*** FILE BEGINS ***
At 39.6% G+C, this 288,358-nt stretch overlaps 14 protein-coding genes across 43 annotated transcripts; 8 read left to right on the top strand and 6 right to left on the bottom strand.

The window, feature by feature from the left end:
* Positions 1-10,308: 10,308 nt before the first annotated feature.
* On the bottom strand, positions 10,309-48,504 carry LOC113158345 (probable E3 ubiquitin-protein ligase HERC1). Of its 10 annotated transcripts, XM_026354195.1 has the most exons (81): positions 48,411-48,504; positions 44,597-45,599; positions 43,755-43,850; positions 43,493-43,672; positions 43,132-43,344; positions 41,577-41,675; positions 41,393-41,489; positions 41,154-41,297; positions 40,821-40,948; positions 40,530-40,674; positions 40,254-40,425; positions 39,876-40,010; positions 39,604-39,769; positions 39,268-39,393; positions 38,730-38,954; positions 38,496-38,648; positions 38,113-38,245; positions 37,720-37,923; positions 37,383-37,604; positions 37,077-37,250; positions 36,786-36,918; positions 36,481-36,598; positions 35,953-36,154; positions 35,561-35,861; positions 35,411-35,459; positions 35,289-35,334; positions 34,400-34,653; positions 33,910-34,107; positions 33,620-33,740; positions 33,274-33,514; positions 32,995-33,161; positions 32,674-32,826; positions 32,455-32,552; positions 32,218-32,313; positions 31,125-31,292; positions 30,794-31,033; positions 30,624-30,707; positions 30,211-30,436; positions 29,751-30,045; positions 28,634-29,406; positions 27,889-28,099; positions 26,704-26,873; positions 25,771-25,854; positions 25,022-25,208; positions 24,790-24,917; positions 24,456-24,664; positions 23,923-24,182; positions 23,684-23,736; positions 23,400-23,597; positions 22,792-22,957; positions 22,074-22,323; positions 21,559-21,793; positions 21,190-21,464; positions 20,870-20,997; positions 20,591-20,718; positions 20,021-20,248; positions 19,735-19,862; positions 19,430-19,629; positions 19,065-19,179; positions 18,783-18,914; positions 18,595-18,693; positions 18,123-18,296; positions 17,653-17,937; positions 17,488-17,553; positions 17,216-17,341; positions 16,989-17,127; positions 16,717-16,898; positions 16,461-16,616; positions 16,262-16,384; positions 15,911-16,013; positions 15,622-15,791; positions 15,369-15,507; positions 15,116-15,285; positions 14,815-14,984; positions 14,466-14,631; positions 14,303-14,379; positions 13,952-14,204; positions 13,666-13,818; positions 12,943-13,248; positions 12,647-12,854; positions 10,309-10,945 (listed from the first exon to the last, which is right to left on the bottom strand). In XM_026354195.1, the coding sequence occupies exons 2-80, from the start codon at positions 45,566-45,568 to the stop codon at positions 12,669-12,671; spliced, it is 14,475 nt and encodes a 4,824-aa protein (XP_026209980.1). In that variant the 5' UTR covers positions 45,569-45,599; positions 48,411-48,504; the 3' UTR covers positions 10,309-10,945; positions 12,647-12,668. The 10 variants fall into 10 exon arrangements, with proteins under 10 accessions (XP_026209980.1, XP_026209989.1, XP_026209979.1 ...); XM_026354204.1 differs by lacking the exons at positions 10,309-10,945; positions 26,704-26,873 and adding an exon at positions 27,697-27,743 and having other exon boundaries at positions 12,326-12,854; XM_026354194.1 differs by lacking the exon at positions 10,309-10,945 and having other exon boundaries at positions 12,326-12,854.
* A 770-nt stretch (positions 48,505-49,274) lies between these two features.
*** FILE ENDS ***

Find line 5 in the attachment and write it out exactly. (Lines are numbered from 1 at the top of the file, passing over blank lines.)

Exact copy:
* A 770-nt stretch (positions 48,505-49,274) lies between these two features.